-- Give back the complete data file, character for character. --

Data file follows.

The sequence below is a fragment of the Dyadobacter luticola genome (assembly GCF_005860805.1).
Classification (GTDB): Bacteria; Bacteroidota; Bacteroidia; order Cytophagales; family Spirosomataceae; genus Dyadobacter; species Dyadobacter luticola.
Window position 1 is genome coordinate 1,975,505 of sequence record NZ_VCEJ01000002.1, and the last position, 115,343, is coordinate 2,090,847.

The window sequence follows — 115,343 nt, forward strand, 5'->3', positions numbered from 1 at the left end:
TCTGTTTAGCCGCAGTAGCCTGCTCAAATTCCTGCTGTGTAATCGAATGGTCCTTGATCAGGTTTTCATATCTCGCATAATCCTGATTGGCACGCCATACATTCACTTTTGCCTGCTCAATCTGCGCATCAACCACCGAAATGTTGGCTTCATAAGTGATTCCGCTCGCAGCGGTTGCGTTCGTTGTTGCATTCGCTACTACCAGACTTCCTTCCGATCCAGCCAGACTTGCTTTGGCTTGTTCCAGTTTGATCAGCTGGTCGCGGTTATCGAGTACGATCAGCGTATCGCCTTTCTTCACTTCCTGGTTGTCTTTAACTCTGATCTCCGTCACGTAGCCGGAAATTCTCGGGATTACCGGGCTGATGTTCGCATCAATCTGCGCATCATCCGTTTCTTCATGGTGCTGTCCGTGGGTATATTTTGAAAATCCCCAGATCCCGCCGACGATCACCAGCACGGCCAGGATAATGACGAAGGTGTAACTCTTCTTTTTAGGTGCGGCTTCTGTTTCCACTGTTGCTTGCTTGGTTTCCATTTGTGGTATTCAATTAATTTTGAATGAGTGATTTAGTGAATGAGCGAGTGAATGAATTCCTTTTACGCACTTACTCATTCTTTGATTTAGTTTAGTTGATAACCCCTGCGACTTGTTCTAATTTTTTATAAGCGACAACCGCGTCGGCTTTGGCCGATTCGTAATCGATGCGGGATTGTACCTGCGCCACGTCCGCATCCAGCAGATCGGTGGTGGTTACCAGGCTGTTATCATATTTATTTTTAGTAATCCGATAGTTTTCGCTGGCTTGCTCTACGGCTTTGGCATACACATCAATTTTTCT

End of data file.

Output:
The sequence below is a fragment of the Dyadobacter luticola genome (assembly GCF_005860805.1).
Classification (GTDB): Bacteria; Bacteroidota; Bacteroidia; order Cytophagales; family Spirosomataceae; genus Dyadobacter; species Dyadobacter luticola.
Window position 1 is genome coordinate 1,975,505 of sequence record NZ_VCEJ01000002.1, and the last position, 115,343, is coordinate 2,090,847.

The window sequence follows — 115,343 nt, forward strand, 5'->3', positions numbered from 1 at the left end:
TCTGTTTAGCCGCAGTAGCCTGCTCAAATTCCTGCTGTGTAATCGAATGGTCCTTGATCAGGTTTTCATATCTCGCATAATCCTGATTGGCACGCCATACATTCACTTTTGCCTGCTCAATCTGCGCATCAACCACCGAAATGTTGGCTTCATAAGTGATTCCGCTCGCAGCGGTTGCGTTCGTTGTTGCATTCGCTACTACCAGACTTCCTTCCGATCCAGCCAGACTTGCTTTGGCTTGTTCCAGTTTGATCAGCTGGTCGCGGTTATCGAGTACGATCAGCGTATCGCCTTTCTTCACTTCCTGGTTGTCTTTAACTCTGATCTCCGTCACGTAGCCGGAAATTCTCGGGATTACCGGGCTGATGTTCGCATCAATCTGCGCATCATCCGTTTCTTCATGGTGCTGTCCGTGGGTATATTTTGAAAATCCCCAGATCCCGCCGACGATCACCAGCACGGCCAGGATAATGACGAAGGTGTAACTCTTCTTTTTAGGTGCGGCTTCTGTTTCCACTGTTGCTTGCTTGGTTTCCATTTGTGGTATTCAATTAATTTTGAATGAGTGATTTAGTGAATGAGCGAGTGAATGAATTCCTTTTACGCACTTACTCATTCTTTGATTTAGTTTAGTTGATAACCCCTGCGACTTGTTCTAATTTTTTATAAGCGACAACCGCGTCGGCTTTGGCCGATTCGTAATCGATGCGGGATTGTACCTGCGCCACGTCCGCATCCAGCAGATCGGTGGTGGTTACCAGGCTGTTATCATATTTATTTTTAGTAATCCGATAGTTTTCGCTGGCTTGCTCTACGGCTTTGGCATACACATCAATTTTTCT